Comment by Jim Griffin after seeing photos from NAIAS on TrueDelta’s Facebook page.
Judging from Toyota’s cars, design has been an afterthought at the world’s largest auto maker, something tacked onto whatever the engineers came up with. Even when the company decided to place more emphasis on design, this meant adding more extraneous details to a shape that was largely beyond the designers’ control. As a result, the cars appeared neither coherent nor… More →
Chevrolet has upgraded the interior of its midsize Malibu sedan as part of a complete redesign for 2016. Some aspects of the interior I like a lot. An increasing number of cars, including the Kia Optima I examined last week, have stitching embedded in molded panels. If you think about it at all, this makes no sense, especially not if… More →
Each year following NAIAS (the Detroit auto show), AutoWeek puts on a design forum where the general public can hear car designers discuss their work. This year the program included the exterior design manager for the new Corvette, the executive in charge of Alfa, Lancia, and Maserati design, the well-dressed head of a design consultancy, and a pair of executives… More →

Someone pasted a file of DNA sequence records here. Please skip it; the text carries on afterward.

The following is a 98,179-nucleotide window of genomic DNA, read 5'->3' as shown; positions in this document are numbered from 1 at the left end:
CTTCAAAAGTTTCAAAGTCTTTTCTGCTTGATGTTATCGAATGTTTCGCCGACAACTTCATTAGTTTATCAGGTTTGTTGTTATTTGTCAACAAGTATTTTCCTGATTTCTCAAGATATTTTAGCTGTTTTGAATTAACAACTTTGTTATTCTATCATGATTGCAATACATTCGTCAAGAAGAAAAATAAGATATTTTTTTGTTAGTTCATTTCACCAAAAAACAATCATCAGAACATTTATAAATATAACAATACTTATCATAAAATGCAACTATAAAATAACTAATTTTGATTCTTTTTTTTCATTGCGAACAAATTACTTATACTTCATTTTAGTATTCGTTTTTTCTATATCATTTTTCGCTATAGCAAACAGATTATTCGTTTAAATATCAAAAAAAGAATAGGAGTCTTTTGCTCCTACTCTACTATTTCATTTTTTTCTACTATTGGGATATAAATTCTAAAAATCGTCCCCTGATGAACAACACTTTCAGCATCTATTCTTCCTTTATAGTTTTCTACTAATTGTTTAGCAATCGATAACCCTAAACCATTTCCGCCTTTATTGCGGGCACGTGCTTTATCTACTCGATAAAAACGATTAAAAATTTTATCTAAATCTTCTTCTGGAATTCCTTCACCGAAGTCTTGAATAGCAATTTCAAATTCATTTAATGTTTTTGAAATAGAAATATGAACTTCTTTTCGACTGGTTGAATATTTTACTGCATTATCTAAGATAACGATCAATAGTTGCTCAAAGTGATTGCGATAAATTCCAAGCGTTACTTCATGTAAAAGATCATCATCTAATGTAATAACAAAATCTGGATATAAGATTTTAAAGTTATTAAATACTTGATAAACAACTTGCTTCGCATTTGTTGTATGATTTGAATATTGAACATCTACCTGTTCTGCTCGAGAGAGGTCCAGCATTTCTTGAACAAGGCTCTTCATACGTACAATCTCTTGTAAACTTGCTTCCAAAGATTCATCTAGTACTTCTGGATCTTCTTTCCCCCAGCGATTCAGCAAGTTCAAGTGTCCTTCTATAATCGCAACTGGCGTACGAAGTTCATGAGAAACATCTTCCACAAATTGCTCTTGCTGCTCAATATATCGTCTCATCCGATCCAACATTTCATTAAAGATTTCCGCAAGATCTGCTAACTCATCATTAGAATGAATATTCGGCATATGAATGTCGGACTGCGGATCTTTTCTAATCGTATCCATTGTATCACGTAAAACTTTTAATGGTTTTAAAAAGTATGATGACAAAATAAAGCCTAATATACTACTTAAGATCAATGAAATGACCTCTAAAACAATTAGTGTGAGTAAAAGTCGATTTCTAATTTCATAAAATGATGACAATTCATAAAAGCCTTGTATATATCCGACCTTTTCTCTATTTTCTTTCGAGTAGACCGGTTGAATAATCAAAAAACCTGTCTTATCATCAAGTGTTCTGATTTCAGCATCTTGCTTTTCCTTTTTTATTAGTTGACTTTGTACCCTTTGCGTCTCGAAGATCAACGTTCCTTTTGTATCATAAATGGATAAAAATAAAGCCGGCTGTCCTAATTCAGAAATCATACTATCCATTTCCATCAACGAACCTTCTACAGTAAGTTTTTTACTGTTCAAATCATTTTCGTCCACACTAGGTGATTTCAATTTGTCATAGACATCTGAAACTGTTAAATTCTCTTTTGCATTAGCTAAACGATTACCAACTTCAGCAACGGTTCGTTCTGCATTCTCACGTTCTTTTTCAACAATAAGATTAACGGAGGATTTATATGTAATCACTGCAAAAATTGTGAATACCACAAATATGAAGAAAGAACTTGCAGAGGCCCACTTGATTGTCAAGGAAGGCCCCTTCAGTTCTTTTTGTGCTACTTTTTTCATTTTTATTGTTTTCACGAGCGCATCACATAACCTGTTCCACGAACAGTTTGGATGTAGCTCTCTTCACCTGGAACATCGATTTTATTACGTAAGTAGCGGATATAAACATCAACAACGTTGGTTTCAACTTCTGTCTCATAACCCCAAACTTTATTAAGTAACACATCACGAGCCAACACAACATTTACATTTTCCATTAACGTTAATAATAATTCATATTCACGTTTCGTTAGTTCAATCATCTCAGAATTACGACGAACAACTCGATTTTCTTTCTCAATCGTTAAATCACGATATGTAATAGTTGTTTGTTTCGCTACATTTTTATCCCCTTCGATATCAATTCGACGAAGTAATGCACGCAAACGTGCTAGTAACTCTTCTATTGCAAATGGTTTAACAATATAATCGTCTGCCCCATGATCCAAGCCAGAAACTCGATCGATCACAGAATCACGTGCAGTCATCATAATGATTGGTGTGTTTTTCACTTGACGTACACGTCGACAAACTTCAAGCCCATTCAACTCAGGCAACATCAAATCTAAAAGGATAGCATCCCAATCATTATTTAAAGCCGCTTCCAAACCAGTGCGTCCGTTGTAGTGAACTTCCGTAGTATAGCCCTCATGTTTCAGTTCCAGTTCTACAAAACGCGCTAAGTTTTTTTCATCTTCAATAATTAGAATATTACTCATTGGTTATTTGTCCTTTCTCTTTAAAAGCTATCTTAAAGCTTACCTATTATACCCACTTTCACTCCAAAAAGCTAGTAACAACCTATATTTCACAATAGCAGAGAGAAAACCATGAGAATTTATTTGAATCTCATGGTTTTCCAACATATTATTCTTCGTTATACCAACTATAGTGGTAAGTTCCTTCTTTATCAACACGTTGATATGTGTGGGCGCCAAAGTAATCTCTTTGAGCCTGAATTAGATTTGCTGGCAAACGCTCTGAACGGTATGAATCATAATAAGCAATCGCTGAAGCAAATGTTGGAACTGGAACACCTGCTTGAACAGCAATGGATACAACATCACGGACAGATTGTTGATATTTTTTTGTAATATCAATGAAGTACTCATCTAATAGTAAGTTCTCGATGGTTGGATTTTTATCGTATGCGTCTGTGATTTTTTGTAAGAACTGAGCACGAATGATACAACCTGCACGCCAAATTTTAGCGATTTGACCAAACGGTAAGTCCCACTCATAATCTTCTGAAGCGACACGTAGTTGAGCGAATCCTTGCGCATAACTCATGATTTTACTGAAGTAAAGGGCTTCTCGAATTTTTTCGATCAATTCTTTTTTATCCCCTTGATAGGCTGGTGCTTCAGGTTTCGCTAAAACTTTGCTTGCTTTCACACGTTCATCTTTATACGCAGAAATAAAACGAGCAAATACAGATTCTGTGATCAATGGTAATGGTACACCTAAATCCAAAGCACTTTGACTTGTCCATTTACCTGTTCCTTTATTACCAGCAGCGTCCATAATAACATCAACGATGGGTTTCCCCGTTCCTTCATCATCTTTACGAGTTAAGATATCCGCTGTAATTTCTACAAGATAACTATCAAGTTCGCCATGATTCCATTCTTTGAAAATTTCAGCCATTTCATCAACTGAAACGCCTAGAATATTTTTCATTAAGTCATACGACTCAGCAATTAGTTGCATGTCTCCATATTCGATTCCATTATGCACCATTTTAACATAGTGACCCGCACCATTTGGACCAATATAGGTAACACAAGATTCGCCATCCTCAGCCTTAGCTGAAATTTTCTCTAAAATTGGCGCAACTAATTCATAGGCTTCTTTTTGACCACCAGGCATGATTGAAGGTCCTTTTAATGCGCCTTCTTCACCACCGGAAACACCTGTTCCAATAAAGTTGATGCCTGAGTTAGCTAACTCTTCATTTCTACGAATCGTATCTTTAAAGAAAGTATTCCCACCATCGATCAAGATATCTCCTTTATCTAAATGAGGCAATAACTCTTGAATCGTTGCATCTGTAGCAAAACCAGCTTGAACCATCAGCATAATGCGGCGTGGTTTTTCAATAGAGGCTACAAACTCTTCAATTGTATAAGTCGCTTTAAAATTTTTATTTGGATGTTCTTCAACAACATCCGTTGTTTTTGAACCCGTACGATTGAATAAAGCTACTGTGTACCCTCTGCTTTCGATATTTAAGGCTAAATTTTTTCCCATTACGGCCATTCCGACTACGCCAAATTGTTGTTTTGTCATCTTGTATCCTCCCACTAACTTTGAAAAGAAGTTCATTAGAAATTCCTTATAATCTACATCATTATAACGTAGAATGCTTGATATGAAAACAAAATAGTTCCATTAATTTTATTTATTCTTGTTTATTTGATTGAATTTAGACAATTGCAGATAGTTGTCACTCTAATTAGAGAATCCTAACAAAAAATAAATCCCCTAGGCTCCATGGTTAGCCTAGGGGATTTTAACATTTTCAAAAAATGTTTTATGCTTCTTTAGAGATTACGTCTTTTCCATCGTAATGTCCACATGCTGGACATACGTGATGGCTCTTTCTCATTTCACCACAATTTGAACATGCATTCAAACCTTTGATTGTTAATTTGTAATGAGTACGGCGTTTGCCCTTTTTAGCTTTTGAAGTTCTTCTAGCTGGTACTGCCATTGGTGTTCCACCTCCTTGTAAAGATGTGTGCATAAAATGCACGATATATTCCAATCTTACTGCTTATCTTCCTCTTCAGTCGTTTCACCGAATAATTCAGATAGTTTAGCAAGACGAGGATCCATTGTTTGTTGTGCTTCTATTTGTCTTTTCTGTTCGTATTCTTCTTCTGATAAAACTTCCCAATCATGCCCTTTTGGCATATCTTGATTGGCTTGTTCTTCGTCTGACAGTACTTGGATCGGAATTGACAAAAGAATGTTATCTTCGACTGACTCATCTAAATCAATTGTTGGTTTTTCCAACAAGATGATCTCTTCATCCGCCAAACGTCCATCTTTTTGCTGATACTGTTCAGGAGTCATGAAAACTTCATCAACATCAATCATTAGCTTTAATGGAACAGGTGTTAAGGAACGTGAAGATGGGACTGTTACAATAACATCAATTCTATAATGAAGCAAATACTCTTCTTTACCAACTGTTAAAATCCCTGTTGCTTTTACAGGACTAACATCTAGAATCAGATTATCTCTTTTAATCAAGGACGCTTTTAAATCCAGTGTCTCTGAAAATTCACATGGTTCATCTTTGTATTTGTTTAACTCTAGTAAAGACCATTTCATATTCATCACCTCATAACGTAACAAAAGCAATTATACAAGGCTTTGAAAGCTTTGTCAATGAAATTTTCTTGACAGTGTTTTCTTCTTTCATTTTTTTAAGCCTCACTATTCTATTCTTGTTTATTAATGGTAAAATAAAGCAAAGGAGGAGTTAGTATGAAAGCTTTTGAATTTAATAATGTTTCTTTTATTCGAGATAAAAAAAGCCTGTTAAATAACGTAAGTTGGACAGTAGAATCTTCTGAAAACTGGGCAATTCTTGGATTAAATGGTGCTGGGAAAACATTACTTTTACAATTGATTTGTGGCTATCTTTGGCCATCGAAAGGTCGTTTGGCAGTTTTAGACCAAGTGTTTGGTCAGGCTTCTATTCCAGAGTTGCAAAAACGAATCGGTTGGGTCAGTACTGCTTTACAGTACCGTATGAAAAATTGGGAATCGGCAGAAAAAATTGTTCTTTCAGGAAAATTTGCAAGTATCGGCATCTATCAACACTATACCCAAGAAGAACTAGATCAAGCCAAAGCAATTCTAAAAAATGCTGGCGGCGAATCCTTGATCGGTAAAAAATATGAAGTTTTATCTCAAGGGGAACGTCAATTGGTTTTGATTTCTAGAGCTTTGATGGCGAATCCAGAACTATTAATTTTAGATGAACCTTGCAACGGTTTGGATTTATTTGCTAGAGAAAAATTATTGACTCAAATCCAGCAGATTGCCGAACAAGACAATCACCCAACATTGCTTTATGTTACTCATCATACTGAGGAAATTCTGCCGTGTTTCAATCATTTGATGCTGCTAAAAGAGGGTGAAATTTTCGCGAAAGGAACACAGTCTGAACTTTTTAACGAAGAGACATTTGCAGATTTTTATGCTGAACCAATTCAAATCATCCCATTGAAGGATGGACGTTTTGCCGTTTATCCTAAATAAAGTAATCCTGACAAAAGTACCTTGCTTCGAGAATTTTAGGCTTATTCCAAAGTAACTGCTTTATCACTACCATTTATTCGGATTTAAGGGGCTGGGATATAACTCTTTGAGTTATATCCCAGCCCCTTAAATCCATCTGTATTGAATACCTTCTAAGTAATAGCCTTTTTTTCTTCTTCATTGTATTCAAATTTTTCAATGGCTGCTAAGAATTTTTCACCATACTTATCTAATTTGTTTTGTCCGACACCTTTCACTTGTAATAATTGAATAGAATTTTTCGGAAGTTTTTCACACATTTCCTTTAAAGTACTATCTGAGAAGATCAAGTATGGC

I attended the 1.5 press days of the North American International (i.e. Detroit) Auto Show earlier this week. You’ll find detailed coverage on many other sites. Here I’ll just post a few of my personal impressions, covering the makes in alphabetical order. First, a general comment. Like last year, but perhaps to an even greater degree, the auto show had… More →
Back in April 2007 I heralded the 2009 Ford Flex as a sign of life at Ford. By applying cues from the cult-inspiring styling of the Scion xB and MINI Cooper to a much larger three-row vehicle, I predicted that Ford had the magic formula for people seeking a people mover with style. Well, the 2009 Ford Flex arrived at… More →
It’s auto show season again, so we’re being teased with a slew of new racy “concepts.” Time to wonder what these might indicate about future production cars, and wonder what the point is to the things in the first place. Over at the Autos Blog for the Detroit News, reporter Neil Winton laments that the Worthy New Jaguar XF Rejects… More →
Not so long ago and you could count on nearly every Honda and Toyota having about the most bland, conservative styling on the road. Critics charged that the cars were boring and mere appliances. But car buys didn’t seem to mind, sending many of these appliances to the top of the sales charts. Still, these companies learned from Detroit’s failure… More →
When I first sat in the new Mazda CX-9, I was impressed by the upscale ambiance of the interior. Then I test drove one, and it didn’t measure up to my expectations. The difference, in a word, was trim. I sat in the CX-9 Grand Touring at the Detroit show. Then I drove the CX-9 Sport.
Since I recently wrote about “The Feel of Quality, I was pleasantly surprised to see an article in BusinessWeek about GM’s drive to upgrade its interiors. While I agree that the upcoming 2008 CTS has a wonderful interior in terms of both design and materials, I also sat in the 2008 Malibu at the Detroit show, and despite what the… More →